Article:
The original owners have kept the boat in excellent condition and have enjoyed the boat for over 25 years; however, busy schedules have caused them to be unable to use it the past two seasons. We were commissioned this past spring to make the necessary repairs and refinishing so they could get one final season of use prior to selling the boat. It is now listed for sale here on our website.
After going over the boat and discussing with the owners, we generated the following worklist:
- Replace 2 planks on starboard side
- Repair rotten deck and hull area on port transom corner
- Troubleshoot and repair vinyl tears on forward deck around seam
- Sand and paint hull and striping
- Paint bottom
- Apply 2 coats to brightwork (including transom and swim platform)
- Replace fuel lines and add clear fuel filter at tank and fuel shutoff valves at tank and engine
- Replace tires and check bearings on trailer
Structural work is always first, so we work on the planks…
One of them is fit here and the other is ready to fit. We were pleased to find after removing the planks that no rib work was necessary. We do a lot of lapstrake planking repair and I hope to put a post up with more detail of our process in the future (which I’ve mentioned several times but still have yet to deliver!).
At the same time we attacked the transom corner which as expected was a somewhat complicated repair. This photo shows the result after removing all the bad wood and prepared for installation of the new wood…
You can see that the hull planking down to the waterline has been separated from the transom. We did this in order to treat the endgrain of the plywood to make sure there is no further moisture entry which would expand the minor discoloration at the edge of the transom. Here is the same area after re-assembly…
With the structural work complete, we attacked the hull and brightwork. The hull required some hard machine sanding, a few coats of Flat White primer and then 3 coats of Gloss White and Blue applied by brush.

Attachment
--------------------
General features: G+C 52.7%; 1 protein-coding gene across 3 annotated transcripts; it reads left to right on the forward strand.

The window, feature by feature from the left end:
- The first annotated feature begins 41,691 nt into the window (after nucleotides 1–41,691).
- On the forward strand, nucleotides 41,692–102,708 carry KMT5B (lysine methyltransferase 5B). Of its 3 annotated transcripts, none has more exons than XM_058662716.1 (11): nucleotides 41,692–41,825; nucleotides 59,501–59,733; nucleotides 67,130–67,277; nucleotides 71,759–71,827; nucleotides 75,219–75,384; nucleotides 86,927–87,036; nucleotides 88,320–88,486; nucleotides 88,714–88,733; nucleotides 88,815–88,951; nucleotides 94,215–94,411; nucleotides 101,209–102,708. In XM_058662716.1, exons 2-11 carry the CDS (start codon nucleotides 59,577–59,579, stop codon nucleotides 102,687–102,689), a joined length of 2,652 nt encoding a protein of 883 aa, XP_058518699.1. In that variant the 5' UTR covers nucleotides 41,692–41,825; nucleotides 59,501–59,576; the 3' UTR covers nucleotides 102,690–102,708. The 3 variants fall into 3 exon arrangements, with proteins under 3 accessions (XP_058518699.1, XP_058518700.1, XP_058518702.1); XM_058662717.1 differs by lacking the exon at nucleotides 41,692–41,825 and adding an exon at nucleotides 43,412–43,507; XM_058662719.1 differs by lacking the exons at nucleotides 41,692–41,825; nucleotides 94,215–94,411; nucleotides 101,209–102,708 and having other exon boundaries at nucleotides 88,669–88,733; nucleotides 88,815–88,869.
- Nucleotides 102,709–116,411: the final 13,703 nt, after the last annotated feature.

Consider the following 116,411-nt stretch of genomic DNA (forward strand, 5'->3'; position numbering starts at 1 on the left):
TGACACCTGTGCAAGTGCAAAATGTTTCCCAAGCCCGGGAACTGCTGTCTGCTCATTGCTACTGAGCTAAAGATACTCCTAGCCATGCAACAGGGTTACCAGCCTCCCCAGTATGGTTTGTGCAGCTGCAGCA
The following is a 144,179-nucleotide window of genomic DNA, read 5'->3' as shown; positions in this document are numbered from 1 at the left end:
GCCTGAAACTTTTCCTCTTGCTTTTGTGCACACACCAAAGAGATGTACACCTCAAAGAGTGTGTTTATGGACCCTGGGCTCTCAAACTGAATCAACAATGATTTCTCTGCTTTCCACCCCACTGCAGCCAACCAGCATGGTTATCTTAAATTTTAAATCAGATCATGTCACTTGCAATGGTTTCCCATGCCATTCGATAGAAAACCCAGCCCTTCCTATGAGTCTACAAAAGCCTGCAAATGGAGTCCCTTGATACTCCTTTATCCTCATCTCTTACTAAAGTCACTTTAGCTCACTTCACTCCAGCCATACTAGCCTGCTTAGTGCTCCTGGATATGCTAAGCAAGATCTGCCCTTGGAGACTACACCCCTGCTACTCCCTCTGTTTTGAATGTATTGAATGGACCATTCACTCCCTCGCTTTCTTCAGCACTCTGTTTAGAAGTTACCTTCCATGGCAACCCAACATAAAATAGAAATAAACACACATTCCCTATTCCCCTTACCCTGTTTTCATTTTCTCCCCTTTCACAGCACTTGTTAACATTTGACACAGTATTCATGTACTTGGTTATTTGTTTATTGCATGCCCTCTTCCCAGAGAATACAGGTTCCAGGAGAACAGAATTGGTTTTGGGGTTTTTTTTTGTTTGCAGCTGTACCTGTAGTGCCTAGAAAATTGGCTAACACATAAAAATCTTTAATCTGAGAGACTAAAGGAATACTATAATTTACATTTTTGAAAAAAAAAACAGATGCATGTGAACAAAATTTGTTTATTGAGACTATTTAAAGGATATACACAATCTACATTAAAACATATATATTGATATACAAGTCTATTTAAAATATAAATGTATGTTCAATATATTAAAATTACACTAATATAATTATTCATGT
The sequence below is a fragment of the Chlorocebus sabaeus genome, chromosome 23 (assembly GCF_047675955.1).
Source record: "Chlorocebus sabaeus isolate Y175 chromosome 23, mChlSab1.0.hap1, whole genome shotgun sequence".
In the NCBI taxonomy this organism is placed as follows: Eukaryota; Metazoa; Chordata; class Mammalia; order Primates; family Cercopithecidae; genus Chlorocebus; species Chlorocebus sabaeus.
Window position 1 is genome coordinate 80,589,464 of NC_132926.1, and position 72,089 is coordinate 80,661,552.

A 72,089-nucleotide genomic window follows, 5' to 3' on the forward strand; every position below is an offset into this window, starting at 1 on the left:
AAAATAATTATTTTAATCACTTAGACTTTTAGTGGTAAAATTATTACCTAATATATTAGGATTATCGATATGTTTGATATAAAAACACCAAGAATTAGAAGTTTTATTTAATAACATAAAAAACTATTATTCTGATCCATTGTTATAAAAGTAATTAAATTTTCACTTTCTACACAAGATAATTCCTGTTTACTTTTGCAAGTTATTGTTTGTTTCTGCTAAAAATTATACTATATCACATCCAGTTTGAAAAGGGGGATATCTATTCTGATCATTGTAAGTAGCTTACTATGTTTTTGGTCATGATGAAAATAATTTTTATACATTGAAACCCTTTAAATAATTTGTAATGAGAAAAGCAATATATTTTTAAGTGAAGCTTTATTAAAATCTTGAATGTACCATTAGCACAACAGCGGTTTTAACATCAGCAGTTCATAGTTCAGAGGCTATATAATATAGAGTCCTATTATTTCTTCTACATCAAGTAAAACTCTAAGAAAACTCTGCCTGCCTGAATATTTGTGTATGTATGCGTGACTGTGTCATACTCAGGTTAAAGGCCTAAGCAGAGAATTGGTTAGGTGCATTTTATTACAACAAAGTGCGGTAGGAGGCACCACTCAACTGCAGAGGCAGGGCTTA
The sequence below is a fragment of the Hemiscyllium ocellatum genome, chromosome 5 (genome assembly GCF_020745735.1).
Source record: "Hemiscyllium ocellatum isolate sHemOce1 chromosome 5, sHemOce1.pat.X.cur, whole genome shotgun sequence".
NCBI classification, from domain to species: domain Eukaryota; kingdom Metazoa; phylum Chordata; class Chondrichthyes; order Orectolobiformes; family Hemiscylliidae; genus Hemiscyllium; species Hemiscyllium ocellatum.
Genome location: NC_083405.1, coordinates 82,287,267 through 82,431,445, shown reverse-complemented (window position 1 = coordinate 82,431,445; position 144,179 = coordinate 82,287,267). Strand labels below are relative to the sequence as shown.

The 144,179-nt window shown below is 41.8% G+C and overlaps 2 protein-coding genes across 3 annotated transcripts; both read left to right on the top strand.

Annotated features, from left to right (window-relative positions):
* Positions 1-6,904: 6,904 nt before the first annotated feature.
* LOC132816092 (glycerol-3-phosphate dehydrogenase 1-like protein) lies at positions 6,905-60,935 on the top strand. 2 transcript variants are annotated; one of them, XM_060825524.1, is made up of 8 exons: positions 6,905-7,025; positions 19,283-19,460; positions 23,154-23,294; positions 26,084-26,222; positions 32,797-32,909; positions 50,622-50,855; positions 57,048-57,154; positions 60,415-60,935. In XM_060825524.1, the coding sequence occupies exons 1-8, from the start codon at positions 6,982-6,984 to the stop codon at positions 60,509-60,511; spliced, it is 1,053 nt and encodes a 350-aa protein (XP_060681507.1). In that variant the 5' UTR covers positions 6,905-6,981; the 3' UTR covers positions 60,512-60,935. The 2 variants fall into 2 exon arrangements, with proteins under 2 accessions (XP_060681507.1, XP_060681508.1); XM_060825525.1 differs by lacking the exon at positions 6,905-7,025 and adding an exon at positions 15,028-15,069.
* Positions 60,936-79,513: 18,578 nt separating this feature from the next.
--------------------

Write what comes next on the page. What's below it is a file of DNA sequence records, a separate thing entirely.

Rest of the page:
The brightwork was sanded and the bare spots sealed with Clear Sealer and then received at least 2 coats of Schooner 96 varnish. We had pieces of the boat everywhere! We were very pleased with the results.
The vinyl on the forward deck has some slight cracking around the seam that is covered by the aluminum molding. Replacement of the vinyl would have been cost-prohibitive (as you would need to replace all of it at the same time and remove all windshields and hardware), so we decided on varnished mahogany trimboards to cover the cracked vinyl and to provide a more watertight seam for the deck underneath. Although everyone may have their own opinion, we thought the end result looked really sharp and Skiffcraft should consider it an option on their boats!
Whenever a boat sits for a year or two the fuel automatically becomes suspect. The fuel in this boat was okay but we replaced the lines and installed a clear bowl fuel filter at the tank so the quality of the fuel could be monitored by the owners. This is a simple project that can take a lot of the guesswork out of fuel problems (and you certainly don’t want to go to the trouble of pumping out and disposing of 50+ gallons of fuel unless you really know that it is no good!). As a safety precaution (and marine guideline), we install shutoff valves at the tank and engine when replacing the fuel lines.
The boat is ready for launch! Check out the “For Sale” listing for photos of the completed project. There are also a few more thumbnails below of the repairs at the bottom of this page… click on them for larger size.